St. John Chrysostom preached this Christmas sermon in 386. It was preached at Antioch in Asia Minor– during the first year of his public ministry. Later, he became Bishop of Constantinople. It was his skillful preaching that earned him the nickname “Chrysostom,” which means “Golden-Mouthed.”
Behold a new and wondrous mystery.
My ears resound to the Shepherd’s song,
piping no soft melody,
but chanting full forth a heavenly hymn.
The Angels sing.
blend their voice in harmony.
The Cherubim hymn
their joyful praise.
The Seraphim exalt His glory.
All join to praise this holy feast,
beholding the Godhead here on earth,
and man in heaven.
He Who is above,
now for our redemption dwells here below;
and he that was lowly
is by divine mercy raised.
Bethlehem this day resembles heaven;
hearing from the stars
the singing of angelic voices;
and in place of the sun,
enfolds within itself on every side,
the Sun of justice.
And ask not how:
for where God wills,
the order of nature yields.
For He willed;
He had the power;
all things yielded in obedience to God.
This day He Who is,
and He Who is,
becomes what He was not.
For when He was God,
He became man;
yet not departing from the Godhead
that is His.
Nor yet by any loss of divinity
became He man,
nor through increase
became He God from man;
but being the Word He became flesh,
because of impassability,
And so the kings have come,
and they have seen the heavenly King
that has come upon the earth,
not bringing with Him Angels,
but, treading a new and solitary path,
He has come forth from a spotless womb.
Since this heavenly birth
cannot be described,
neither does His coming amongst us in these days
permit of too curious scrutiny.
Though I know that a Virgin
this day gave birth,
and I believe that God was begotten
before all time,
yet the manner of this generation
I have learned to venerate in silence
and I accept that this is not to be probed too curiously
with wordy speech.
For with God
we look not for the order of nature,
but rest our faith in the power
of Him who works.
What shall I say to you;
what shall I tell you?
I behold a Mother
who has brought forth;
I see a Child
come to this light by birth.
The manner of His conception
I cannot comprehend.
Nature here rested,
while the Will of God labored.
O ineffable grace!
The Only Begotten,
Who is before all ages,
Who cannot be touched
or be perceived,
Who is simple,
has now put on my body,
that is visible and liable to corruption.
For what reason?
That coming amongst
us he may teach us,
lead us by the hand
to the things that men cannot see.
For since men believe
that the eyes are more trustworthy than the ears,
they doubt of that which they do not see,
and so He has deigned to show Himself
in bodily presence,
that He may remove all doubt.
finding the holy body and soul of the Virgin,
builds for Himself a living temple,
and as He had willed,
formed there a man from the Virgin;
and, putting Him on,
this day came forth;
unashamed of the lowliness of our nature.
For it was to Him
no lowering to put on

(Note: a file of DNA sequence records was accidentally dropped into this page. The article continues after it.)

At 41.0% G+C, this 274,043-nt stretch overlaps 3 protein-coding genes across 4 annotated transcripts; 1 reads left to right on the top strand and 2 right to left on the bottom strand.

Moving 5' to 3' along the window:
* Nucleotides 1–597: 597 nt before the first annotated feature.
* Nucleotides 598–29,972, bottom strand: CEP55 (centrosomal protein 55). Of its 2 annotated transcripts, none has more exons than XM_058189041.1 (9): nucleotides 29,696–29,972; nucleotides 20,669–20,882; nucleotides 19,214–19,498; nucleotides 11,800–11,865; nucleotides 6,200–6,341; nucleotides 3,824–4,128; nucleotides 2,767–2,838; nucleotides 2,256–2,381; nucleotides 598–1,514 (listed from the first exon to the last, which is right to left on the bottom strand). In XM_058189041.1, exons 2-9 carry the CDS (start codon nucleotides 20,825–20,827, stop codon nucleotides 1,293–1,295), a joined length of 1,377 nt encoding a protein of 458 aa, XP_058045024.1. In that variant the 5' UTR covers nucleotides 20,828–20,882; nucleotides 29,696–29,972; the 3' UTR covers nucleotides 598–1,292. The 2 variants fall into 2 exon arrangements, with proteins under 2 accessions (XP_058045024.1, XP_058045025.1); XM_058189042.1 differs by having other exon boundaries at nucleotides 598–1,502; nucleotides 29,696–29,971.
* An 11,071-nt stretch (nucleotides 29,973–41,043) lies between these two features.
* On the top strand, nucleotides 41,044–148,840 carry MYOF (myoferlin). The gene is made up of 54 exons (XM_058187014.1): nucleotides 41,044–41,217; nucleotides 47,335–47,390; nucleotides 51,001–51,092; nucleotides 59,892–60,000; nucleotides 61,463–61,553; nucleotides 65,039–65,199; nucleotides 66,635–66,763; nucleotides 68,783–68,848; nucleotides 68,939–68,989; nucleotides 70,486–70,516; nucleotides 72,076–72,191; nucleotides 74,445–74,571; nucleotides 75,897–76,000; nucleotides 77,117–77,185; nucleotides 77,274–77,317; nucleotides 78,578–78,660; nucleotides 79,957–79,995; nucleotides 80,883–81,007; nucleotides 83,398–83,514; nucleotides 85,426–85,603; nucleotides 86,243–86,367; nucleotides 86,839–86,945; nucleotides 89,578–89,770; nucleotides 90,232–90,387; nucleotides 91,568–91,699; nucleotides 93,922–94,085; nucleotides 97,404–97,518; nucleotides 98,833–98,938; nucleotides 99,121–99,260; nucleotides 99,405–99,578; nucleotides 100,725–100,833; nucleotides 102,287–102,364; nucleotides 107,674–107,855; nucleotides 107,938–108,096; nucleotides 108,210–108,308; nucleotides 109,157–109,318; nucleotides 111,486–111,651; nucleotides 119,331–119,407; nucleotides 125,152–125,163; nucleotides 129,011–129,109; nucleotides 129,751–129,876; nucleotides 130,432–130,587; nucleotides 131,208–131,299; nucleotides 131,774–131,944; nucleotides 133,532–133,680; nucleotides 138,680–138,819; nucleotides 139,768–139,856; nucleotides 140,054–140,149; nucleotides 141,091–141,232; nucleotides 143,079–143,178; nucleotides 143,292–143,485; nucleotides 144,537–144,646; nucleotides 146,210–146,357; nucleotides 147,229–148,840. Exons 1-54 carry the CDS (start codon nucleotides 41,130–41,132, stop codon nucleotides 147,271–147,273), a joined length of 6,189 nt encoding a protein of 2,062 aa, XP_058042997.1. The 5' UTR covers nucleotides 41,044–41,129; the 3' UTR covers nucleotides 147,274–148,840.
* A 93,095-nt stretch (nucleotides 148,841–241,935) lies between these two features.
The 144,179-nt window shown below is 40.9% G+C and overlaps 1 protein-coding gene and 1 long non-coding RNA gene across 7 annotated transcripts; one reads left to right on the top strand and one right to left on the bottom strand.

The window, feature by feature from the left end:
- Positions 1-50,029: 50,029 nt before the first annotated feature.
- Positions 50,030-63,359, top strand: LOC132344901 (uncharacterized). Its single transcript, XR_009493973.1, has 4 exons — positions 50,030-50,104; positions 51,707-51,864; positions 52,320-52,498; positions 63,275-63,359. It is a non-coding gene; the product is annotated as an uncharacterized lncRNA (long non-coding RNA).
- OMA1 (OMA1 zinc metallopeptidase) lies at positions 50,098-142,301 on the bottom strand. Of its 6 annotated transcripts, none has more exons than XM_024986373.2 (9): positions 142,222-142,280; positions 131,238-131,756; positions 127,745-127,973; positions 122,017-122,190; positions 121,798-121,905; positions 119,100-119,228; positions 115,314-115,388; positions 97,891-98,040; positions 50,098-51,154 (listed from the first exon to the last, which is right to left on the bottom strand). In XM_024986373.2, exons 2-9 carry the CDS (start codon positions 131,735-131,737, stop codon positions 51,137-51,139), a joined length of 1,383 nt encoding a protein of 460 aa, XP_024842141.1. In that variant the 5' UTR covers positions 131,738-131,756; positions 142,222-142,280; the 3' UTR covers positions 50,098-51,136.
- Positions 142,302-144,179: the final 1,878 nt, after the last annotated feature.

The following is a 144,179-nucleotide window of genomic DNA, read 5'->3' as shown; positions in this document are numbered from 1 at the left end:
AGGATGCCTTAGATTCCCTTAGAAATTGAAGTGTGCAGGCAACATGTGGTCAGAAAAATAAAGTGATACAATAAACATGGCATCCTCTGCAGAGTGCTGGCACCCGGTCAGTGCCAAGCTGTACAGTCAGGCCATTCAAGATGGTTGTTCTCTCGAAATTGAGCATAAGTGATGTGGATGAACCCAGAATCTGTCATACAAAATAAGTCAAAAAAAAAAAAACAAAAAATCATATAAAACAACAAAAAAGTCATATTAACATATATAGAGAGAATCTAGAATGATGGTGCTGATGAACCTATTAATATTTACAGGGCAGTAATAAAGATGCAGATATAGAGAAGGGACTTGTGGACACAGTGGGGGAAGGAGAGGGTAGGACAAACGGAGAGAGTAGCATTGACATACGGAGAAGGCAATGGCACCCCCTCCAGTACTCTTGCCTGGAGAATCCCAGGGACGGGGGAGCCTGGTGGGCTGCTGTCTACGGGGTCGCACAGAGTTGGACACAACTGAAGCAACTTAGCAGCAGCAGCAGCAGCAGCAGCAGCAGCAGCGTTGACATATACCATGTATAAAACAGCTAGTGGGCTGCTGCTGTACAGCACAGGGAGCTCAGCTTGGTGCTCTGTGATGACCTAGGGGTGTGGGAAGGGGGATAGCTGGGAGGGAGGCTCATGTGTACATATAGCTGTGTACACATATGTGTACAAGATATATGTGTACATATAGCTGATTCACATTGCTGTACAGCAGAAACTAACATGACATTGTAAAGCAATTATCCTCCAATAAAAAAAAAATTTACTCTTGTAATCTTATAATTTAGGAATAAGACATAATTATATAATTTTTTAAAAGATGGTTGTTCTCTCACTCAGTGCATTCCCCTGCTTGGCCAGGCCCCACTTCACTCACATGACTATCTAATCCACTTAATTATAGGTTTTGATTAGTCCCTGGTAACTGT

what He Himself had made.
Let that handiwork
be forever glorified,
which became the cloak of its own Creator.
For as in the first creation of flesh,
man could not be made before the clay
had come into His hand,
so neither could this corruptible body be glorified,
until it had first become the garment of its Maker.
What shall I say!
And how shall I describe this Birth to you?
For this wonder fills me with astonishment.
The Ancient of Days
has become an infant.
He Who sits
upon the sublime and heavenly Throne,
now lies in a manger.
And He Who cannot be touched,
Who is simple,
now lies subject to the hands of men.
He Who has broken the bonds of sinners,
is now bound by an infants bands.
But He has decreed
that ignominy shall become honor,
infamy be clothed with glory,
and total humiliation
the measure of His Goodness.
For this He assumed my body,
that I may become capable of His Word;
taking my flesh,
He gives me His spirit;
and so He bestowing and I receiving,
He prepares for me the treasure of Life.
He takes my flesh,
to sanctify me;
He gives me His Spirit that
He may save me.
let us observe the Feast.
is the whole chronicle
of the Nativity.
For this day
the ancient slavery is ended,
the devil confounded,
the demons take to flight,
the power of death is broken,
paradise is unlocked,
the curse is taken away,
sin is removed from us,
error driven out,
truth has been brought back,
the speech of kindliness diffused,
and spreads on every side,
a heavenly way of life
has been implanted on the earth,
angels communicate with men without fear,
and men now hold speech with angels.
Why is this?
Because God is now on earth,
and man in heaven;
on every side all things commingle.
He became Flesh.
He did not become God.
He was God.
Wherefore He became flesh,
so that He Whom heaven did not contain,
a manger would this day receive.
He was placed in a manger,
so that He,
by whom all things are nourished,
may receive an infant’s food
from His Virgin Mother.
So, the Father of all ages,
as an infant at the breast,
nestles in the virginal arms,
that the Magi may more easily see Him.
Since this day
the Magi too have come,
and made a beginning of withstanding tyranny;
and the heavens give glory,
as the Lord is revealed by a star.
To Him, then,
Who out of confusion has wrought a clear path,
to Christ, to the Father, and to the Holy Spirit,
we offer all praise, now and forever. Amen.
The introduction to this sermon was modified from Anglican Compass, here. The text of the sermon came from the Antiochian Orthodox Christian Archdiocese of North America here.